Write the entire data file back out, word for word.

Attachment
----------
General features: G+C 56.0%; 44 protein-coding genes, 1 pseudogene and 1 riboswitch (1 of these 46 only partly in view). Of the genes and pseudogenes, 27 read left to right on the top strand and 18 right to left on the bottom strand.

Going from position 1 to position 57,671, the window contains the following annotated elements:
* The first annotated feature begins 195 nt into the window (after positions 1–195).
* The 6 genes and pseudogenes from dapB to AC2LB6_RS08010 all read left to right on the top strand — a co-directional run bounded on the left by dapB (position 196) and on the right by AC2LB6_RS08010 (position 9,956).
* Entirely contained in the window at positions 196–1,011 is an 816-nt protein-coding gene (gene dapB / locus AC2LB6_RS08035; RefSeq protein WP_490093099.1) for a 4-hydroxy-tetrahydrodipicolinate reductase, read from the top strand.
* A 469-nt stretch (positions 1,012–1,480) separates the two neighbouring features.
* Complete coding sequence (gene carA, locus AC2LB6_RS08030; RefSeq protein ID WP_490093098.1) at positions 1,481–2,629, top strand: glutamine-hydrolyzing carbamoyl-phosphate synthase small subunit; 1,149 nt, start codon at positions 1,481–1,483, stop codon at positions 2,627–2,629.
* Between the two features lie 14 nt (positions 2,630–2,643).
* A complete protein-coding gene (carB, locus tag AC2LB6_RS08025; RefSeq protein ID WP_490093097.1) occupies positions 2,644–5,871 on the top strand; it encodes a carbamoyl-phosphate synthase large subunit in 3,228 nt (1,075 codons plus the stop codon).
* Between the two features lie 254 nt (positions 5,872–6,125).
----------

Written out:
General features: G+C 56.0%; 44 protein-coding genes, 1 pseudogene and 1 riboswitch (1 of these 46 only partly in view). Of the genes and pseudogenes, 27 read left to right on the top strand and 18 right to left on the bottom strand.

Going from position 1 to position 57,671, the window contains the following annotated elements:
* The first annotated feature begins 195 nt into the window (after positions 1–195).
* The 6 genes and pseudogenes from dapB to AC2LB6_RS08010 all read left to right on the top strand — a co-directional run bounded on the left by dapB (position 196) and on the right by AC2LB6_RS08010 (position 9,956).
* Entirely contained in the window at positions 196–1,011 is an 816-nt protein-coding gene (gene dapB / locus AC2LB6_RS08035; RefSeq protein WP_490093099.1) for a 4-hydroxy-tetrahydrodipicolinate reductase, read from the top strand.
* A 469-nt stretch (positions 1,012–1,480) separates the two neighbouring features.
* Complete coding sequence (gene carA, locus AC2LB6_RS08030; RefSeq protein ID WP_490093098.1) at positions 1,481–2,629, top strand: glutamine-hydrolyzing carbamoyl-phosphate synthase small subunit; 1,149 nt, start codon at positions 1,481–1,483, stop codon at positions 2,627–2,629.
* Between the two features lie 14 nt (positions 2,630–2,643).
* A complete protein-coding gene (carB, locus tag AC2LB6_RS08025; RefSeq protein ID WP_490093097.1) occupies positions 2,644–5,871 on the top strand; it encodes a carbamoyl-phosphate synthase large subunit in 3,228 nt (1,075 codons plus the stop codon).
* Between the two features lie 254 nt (positions 5,872–6,125).